After my post last week about the WGA report on the status of screenwriter diversity, several of you emailed– and SWM posted— wondering how this report is accurate… and if it is, how could this be?
After all, as SWM points out: “Every single agent in town knows the
best way to sell a new writer is by saying they’re ‘diverse,'” and “almost
every new writer program emphasizes diversity, even those that say they
mean diversity of experience… When programs looking to discover new talent have to say that they want
the best writers and not the most diverse people, there’s a problem.”
Diversity today is a strange and sticky topic, and I certainly don’t have all the answers… or, for that matter, even all the questions. So I sat down with Maiya Williams, one of the writers here at The Wanda Sykes Show, to discuss. Maiya has written for sketch shows such as MadTV, multi-camera sitcoms like The Fresh Prince of Bel Air and Roc, and now a talk show. That’s a lot of different types of shows, and a lot of different writers rooms, giving her a wide variety of experiences.
Here are Maiya’s thoughts on different types of writing processes… as well as the state of diversity in today’s writers rooms…
ME: Maiya, you’ve
written for sitcoms, sketch shows, and now a talk show. How do the writers rooms, and their
writing processes, work differently on these different types of shows?
MAIYA: When you’re on a
sitcom, the show is usually the point of view of the executive producer. [They want different writers with
different voices], but it is definitely a point of view everyone has to match. So you write in room full of people,
where everyone pitches, [and the show] has everyone’s voices, but [it mostly]
has the voice of the show.
On a show like
“MadTV,” they want to have everyone’s sensibility in the sketches. Some people like politics, some people
like gross-out humor, some people like silliness. [And since] they want the show to have many different points
of view… they prefer people write alone, or with one other person, so they have
[different sketches] to choose from.
There was rarely a
room on “MadTV,” but sometimes—if there was a guest or a sketch that no one
pitched, but was assigned—they would assign it to three people. “You people peel off and write this
sketch”… but it was rare anything was worked on by the whole staff. We had twelve people on staff, and
that’s a lot of voices for [a single] sketch, but not for a sitcom. In fact, I can’t remember one time we
[all worked] on something. When
the show was being shot, people might suggest a joke to throw in, but that was
the only time other people might work on your sketch, if people were watching
and something just popped into their head.
On a show like “The
Wanda Sykes Show,” where there’s one person’s point of view—and since none of
us is Wanda—she’s the only one with her point of view. But we try to match it as much as
possible. We don’t write together
because they want volume. Rather
than having seven people come up with ten jokes, they want seven people to come
up with seventy jokes in the same amount of time.
ME: The WGA recently released a report saying there was “little if
any” improvement in employment for diversity and minority writers. But it
seems like every studio has a diversity writers program, agents say they’re all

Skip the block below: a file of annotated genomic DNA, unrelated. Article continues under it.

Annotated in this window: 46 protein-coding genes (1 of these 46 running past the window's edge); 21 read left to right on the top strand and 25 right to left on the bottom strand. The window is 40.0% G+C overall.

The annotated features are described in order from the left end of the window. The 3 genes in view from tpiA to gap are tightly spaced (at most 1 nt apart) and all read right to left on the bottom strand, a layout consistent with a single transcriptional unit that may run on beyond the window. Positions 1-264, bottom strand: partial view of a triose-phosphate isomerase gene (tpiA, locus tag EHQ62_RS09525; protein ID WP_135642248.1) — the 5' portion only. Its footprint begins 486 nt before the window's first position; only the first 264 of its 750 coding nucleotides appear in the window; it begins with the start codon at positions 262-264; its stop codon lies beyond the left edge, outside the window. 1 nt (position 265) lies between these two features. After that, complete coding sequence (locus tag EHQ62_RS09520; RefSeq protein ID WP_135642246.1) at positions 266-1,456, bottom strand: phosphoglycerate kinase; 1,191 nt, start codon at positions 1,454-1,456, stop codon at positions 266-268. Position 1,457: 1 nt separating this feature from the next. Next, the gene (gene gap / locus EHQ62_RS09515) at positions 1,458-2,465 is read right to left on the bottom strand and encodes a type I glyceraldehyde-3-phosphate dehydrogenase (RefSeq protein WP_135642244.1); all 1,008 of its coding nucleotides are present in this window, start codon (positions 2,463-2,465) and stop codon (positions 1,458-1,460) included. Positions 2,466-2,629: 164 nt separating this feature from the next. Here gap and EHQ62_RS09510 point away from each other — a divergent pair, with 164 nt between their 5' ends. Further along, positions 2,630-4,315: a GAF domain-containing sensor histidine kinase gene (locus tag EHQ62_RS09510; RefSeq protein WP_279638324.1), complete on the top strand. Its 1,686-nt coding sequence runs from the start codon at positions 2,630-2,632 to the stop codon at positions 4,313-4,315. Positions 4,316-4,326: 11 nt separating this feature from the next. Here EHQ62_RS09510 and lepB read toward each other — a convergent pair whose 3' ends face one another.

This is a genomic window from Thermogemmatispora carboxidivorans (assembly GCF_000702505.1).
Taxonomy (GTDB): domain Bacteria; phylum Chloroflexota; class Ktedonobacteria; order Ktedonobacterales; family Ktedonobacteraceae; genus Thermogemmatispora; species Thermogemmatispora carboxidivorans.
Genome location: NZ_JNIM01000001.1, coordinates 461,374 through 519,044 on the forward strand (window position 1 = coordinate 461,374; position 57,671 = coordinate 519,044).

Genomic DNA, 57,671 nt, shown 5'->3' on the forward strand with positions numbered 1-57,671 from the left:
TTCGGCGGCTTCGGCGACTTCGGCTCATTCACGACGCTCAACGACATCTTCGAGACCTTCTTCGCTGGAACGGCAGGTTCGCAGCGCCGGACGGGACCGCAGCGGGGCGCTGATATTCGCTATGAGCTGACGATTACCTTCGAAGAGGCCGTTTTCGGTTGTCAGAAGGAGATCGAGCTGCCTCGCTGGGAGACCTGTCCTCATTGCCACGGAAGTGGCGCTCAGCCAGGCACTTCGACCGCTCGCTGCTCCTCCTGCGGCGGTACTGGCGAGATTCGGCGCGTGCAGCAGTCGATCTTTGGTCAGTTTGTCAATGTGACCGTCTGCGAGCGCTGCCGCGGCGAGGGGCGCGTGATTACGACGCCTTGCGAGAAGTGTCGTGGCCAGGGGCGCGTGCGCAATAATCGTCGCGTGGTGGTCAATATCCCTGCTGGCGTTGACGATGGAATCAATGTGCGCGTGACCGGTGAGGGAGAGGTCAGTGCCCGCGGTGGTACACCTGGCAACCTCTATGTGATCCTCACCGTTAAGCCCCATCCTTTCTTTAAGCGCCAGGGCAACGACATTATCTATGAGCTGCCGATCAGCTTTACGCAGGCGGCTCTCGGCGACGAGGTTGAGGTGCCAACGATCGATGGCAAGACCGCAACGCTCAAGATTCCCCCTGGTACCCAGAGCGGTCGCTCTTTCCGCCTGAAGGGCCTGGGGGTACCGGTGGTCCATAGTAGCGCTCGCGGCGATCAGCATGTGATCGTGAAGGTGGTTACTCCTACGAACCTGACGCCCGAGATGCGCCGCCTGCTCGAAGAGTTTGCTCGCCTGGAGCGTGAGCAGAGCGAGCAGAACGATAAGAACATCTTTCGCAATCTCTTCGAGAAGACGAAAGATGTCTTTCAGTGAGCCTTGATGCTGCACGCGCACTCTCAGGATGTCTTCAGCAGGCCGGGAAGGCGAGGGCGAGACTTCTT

looking for diversity writers, and every show wants diversity writers and
minorities. So is Hollywood a better place for minority writers,
including women? Is it harder, easier, or the same for diverse writers to
find a job?
MAIYA: It’s a complicated
question because there are many things at work.
No, it is not good for
minorities, despite the fact of diversity programs.
Diversity programs bring
people in, and attract brand new writers, and put them on shows at the lowest
level of writer, but a lot of times these people don’t graduate to higher
levels. [In theory, these]
diversity programs are trying to get more minorities [hired, so they eventually
get to] positions of leadership and executive producer positions. [But since these low-level writers
don’t always graduate, they almost never get to those higher levels.]
The secondary problem,
and the reason that’s an issue, is that minorities get pigeon-holed in
Hollywood, especially in sitcoms.
As a minority writer, I
work mainly on black shows; only once have I worked on a show with no black
actors. I went to Harvard, majored
in history and literature, and I always thought my sensibility would be a show
like “Frasier.” But I always end
up on hip-hop shows, where I have to do a lot of research. But that doesn’t matter, because I’m
black… and that’s a black show.
I’ve made a good career
writing for black shows, but black shows have become “ghetto-ized.” In the 1970’s, you didn’t have two nights
of black shows. [All the black
shows were] just on FOX, which was a lesser network. Then they were on the WB… and then on UPN and the CW, which
were even lesser networks than FOX.
As networks start up, they start up with black shows. But as they get a bit of success, they
drop those shows because they’re so specific.
Nowadays, it’s difficult
to find a black show on television.
I can only speak from the perspective of a black writer, but—from the
point of view of a black writer—when there are fewer black shows, there are
fewer black writers working.
ME: What advice would you have for young minority writers trying
to break in?
MAIYA: My advice, if you’re
just starting out: Write for
hour-long shows, which seem to be a little more color-blind. They have black actors without being
black shows, so your resume will have a richness to it and you won’t get
pigeon-holed. If you have a sense
of humor, there are some funny hour-long shows. So even though sitcoms are coming back, unless you want to
be pigeon-holed, write for hour-long shows first.